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Sticking with the Steveston scramble

The Steveston Scramble opened on Dec. 15, 2011. - Martin van den Hemel file photo
The Steveston Scramble opened on Dec. 15, 2011.
— image credit: Martin van den Hemel file photo

Richmond city staff are urging council to stick with the Steveston Scramble, calling it “well-received” one year after the one-of-a-kind intersection was created.

Pedestrians, cyclists and vehicles began scrambling at No. 1 Road and Moncton Street on Dec. 15, 2011. The $600,000 revamp of the intersection replaced stop signs with traffic signals—signals designed to stop all vehicles and allow pedestrians to walk in any direction, including diagonally.

The city also raised the intersection, implemented a new speed limit of 30 km/h on the approaches and added left turn bays in all four directions. A special surface treatment featuring crosswalk art was also installed.

In a report coming to city council’s public works and transportation committee Wednesday, staff say the “majority of comments” from people who’ve travelled through the intersection have been supportive.

”The signalization of the intersection...including the ‘pedestrian scramble’ phase... has been well received by the public and stakeholders since its implementation,” according to the report, whose key author is Donna Chan, the city’s manager of transportation planning.

The intersection hasn’t come, however, without its share of critics. Some drivers say pedestrians have too much control, suggesting pedestrian travel be restricted in non-scramble periods. But staff say that would be a problem for people with visual impairments who rely on sounds or cues from traffic movement to cross.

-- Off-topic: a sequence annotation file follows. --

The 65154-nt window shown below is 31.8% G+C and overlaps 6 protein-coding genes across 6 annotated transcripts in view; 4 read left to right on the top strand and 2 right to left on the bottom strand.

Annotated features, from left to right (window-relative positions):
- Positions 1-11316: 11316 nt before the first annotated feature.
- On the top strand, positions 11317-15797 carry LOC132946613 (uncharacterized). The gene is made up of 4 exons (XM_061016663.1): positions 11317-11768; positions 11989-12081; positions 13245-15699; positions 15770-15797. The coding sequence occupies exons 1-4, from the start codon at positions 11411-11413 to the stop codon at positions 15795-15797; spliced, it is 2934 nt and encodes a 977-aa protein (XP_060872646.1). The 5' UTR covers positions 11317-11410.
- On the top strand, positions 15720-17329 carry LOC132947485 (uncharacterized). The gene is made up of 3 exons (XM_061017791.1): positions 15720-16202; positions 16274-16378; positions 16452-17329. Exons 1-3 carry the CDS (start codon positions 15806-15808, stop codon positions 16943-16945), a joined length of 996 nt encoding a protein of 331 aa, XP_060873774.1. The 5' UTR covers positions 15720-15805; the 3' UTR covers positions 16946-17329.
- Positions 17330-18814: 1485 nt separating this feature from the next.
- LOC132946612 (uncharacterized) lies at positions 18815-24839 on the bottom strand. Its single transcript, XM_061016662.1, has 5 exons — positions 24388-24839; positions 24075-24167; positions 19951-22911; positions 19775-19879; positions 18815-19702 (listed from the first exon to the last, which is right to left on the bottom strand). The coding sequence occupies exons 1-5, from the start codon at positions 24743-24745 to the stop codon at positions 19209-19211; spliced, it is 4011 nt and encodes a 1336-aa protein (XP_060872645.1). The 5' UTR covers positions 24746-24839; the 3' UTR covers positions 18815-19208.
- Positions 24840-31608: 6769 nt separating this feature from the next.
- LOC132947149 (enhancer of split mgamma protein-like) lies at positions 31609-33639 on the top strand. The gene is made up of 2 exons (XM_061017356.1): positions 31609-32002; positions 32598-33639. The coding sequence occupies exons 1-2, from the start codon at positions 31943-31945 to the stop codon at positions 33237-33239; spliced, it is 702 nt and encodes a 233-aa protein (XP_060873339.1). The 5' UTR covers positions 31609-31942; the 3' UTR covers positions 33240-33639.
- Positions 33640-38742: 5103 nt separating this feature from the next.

“This is especially apparent if they use guide dogs as the dogs are not able to distinguish which intersections have a pedestrian scramble feature and which do not,” noted Chan.

Staff are nonetheless preparing to make life a little easier for motorists travelling through the village’s busiest intersection. Planners have acknowledged drivers are facing new delays now that right turns are prohibited on a red light.

In her report, Chan said the right-turn restriction will be scrapped, and signs will be replaced with new ones cautioning motorists to yield to pedestrians. It’s possible a no-right-turn-on-red prohibition will return—during the scramble phase only. That, however, would require new specialized traffic signals.

In the first eight-and-a-half months of operation, officials have recorded four crashes at the revamped intersection—one causing injury. In all of 2011 just one crash occurred, the report says.

A half-century ago, pedestrian scramble intersections could be found in Vancouver, but Richmond is now the only city in B.C. boasting one. City staff say Delta is considering one for Ladner Village and Vancouver is mulling the possibility of one at a Robson Street intersection.

Moncton & No. 1 Road collisions

-2012 (first 8 months): 4 (1 involving injury)

-2011: 1

-2010: 3

-2009: 7

-2008: 5 (2 involving injury)

-2007: 3 (2 involving injury)

*Source: City of Richmond

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